Abstract:We show how under certain assumptions, the release and delivery of software updates can be automated in the context of component-based systems. These updates allow features or fixes to be delivered to users more quickly. Furthermore, user feedback is more accurate, thus enabling quicker response to defects encountered in the field.
Based on a formal product model we extend the process of continuous integration to enable the agile and automatic release of software components component. From such releases traceable and incremental updates are derived.
We have validated our solution with a prototype tool that computes and delivers updates for a component-based software system developed at CWI.
- Tijs van der Storm, Variability and
Component Composition, in: Proceedings of the 8th International
Conference on Software Reuse (ICSR-8), 2004, [pdf] [bib] [abstract].
Abstract: In component-based product populations, variability has to be described at the component level to be able to benefit from a product family approach. As a consequence, composition of components becomes very complex. We describe how this complexity can be managed automatically. The concepts and techniques presented are the first step toward automated management of variability for web-based software delivery.
- Paul Klint, Tijs van der Storm. Reflections on Feature Oriented
Software Engineering; accepted for the Workshop on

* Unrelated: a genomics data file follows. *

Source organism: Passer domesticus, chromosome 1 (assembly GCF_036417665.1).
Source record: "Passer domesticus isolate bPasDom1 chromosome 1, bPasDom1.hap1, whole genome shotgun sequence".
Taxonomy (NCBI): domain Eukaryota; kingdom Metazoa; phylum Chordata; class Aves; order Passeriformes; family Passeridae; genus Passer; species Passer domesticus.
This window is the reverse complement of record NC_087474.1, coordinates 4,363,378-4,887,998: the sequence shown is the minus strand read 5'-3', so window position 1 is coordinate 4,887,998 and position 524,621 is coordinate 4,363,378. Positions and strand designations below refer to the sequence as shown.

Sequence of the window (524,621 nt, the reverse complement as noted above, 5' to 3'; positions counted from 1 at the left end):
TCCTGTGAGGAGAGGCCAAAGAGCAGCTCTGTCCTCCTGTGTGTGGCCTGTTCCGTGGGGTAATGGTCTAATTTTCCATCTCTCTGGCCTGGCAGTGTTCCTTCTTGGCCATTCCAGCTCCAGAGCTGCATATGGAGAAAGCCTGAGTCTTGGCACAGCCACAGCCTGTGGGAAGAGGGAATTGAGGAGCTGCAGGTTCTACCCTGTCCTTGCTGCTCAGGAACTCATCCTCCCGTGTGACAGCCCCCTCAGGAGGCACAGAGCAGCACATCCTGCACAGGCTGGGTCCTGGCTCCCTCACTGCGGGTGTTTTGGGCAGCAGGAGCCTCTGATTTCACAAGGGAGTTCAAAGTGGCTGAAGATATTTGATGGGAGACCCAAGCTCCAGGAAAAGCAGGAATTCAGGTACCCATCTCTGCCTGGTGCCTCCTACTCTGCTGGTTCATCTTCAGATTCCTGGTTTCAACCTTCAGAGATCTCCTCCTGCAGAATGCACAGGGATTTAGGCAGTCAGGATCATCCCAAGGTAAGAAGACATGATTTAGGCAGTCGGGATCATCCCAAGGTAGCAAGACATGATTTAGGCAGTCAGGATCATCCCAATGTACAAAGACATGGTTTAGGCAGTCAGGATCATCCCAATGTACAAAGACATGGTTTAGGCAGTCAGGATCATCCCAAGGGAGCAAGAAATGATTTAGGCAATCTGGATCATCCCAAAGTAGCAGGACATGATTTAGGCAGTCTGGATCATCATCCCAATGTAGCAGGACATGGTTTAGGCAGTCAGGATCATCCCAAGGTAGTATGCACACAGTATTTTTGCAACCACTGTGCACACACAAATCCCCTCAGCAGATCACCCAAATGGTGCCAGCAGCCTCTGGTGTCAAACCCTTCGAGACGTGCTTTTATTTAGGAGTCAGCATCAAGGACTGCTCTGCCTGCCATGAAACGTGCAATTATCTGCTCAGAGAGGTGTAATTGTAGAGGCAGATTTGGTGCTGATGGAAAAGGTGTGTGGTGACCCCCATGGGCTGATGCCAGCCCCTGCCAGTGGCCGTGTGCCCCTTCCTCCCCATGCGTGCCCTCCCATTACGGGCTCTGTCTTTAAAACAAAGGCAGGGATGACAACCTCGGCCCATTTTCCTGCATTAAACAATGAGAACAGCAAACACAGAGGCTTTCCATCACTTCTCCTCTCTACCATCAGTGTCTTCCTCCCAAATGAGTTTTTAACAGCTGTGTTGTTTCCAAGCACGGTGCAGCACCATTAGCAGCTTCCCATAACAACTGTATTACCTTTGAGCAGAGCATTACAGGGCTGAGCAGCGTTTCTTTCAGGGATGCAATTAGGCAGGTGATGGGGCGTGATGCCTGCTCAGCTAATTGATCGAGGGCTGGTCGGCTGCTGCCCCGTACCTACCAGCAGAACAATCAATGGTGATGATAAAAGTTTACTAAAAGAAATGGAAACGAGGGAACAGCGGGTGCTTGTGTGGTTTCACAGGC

Managing Variabilities Consistently in Design and Code held at the
19th Annual ACM SIGPLAN Conference on Object-Oriented Programming, Systems, Languages,
and Applications (OOPSLA 2004), [pdf] [abstract]
From the introduction: Feature Oriented Software Engineering is an emerging discipline in which feature models are used to model the commonality and variability in a product family. It is our that view product family engineering of very large and highly variable systems cannot do without adequate tool support. When the number of variants that have to be delivered and maintained is exponential, automatization is not only desirable, but inevitable.
- Gerco Ballintijn, Sjaak Brinkkemper, Paul Klint, Remy Jansen, Tijs van der Storm. Intelligente levering van productsoftware, in: Informatie, jan/feb, 2004 (in Dutch), [pdf].
- Tijs van der Storm. Narratief Verband (on Narrative Plot, Paranoia and Seership), Master's Thesis Theoretical Literature, Department of Humanities, Universiteit van Amsterdam, 2004 (in Dutch), [pdf]
- Tijs van der Storm. Implementing Actions, Master's Thesis Computer Science, Department of Science, Mathematics and Computer Science, Universiteit van Amsterdam, 2003, [pdf]
- Tijs van der Storm. AN2 Tools, in: Proceedings of the Fourth International Workshop on Action Semantics (AS2002), [pdf].